It was now 9:37. Before putting my phone back into my pocket, I tweeted about my accomplishment of having run up steps, hashtag asthma. Shortly after that my phone vibrated. At first I was overjoyed thinking that my tweet got a reply, or maybe even a retweet. But the vibrating continued. I was receiving a call. I didn’t recognize the number, so I didn’t answer it.

“Let’s have a look.” The dentist was very pleasant. He was doing a good job of hiding his hatred. I’d finally managed to make it in, and after a short wait in the reception area I’d been brought back into this room. The back of the seat moved down, and Dr. Lerner adjusted a light that shone straight at my face.

“It’s been a while since your last checkup,” he said.

I couldn’t reply since he had sharp utensils poking around at my teeth. He continued talking, asking me about my job and family.

I replied, but I don’t know what was actually said. He pretended to understand anyway.

“Everything seems fine,” he said at the end of the checkup. “No cavities.”

“So, I should keep brushing?” I asked.

“Yeah,” he handed me a sugar-free sucker. “Sharon will schedule you for your next checkup.”

I took a taxi back to my apartment. It was 10:50. It had been a long day, and all I wanted to do now was sleep. Unfortunately, that wasn’t an option due to the incident from earlier. I’d need to purchase a new bed. I contemplated crashing on the floor when my phone began vibrating. It was the same number from before calling me. This time I answered.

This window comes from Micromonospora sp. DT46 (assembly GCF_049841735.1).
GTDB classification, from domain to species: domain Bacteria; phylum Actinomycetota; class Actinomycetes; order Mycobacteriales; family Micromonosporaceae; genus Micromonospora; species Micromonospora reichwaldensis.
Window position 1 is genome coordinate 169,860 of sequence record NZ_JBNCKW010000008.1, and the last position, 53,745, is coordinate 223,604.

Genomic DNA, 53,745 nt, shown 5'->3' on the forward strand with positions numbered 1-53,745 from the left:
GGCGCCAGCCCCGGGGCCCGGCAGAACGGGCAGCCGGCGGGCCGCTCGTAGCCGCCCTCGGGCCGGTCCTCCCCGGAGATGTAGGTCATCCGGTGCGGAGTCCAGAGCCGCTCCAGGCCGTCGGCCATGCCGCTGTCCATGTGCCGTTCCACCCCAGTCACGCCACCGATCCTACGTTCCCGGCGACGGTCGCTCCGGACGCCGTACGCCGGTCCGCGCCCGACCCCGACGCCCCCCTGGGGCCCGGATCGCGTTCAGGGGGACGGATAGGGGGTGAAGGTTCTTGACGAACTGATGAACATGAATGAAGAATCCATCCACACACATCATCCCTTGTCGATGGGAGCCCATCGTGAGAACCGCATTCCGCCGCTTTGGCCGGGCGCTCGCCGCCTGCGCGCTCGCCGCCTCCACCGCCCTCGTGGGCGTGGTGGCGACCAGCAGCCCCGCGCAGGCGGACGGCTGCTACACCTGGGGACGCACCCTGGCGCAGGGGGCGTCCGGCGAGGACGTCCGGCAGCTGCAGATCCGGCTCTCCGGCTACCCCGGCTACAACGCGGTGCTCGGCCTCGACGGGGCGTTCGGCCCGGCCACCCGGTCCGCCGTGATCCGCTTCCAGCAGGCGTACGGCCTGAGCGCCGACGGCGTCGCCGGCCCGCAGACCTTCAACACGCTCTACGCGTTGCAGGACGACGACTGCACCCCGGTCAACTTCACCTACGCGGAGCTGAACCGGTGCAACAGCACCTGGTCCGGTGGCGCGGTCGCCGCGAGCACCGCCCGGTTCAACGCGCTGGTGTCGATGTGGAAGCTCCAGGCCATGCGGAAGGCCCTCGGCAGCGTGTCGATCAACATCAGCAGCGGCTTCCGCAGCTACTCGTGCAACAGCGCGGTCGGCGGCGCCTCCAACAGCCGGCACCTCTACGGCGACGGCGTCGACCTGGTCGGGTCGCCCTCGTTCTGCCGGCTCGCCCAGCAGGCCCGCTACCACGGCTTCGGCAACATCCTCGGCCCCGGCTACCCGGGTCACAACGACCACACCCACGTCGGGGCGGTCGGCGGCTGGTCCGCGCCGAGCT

“Hello?” I said, customarily.

“Hi, this is Detective Dan Taylor with the NYPD. We found this number on a paper at a crime scene.”

“Oh, yeah. I was in an accident,” I replied.

“A man was stabbed with a pen,” Detective Taylor added.

“Well, yeah, that happened. It was from the wreck. Desks are notoriously unsafe.”

“Would you be able to come in and make a statement?” he asked.

“No problem,” I answered.

“I’m sending a police table to pick you up.”

“Oh, hey. Don’t bother. I’ll put my statement up on my blog. You can read my side of the story then.”

And so that’s what we have here. Anyone reading can plainly see that it wasn’t my fault. And if you’re out there reading this, Desk Guy, you owe me a new bed.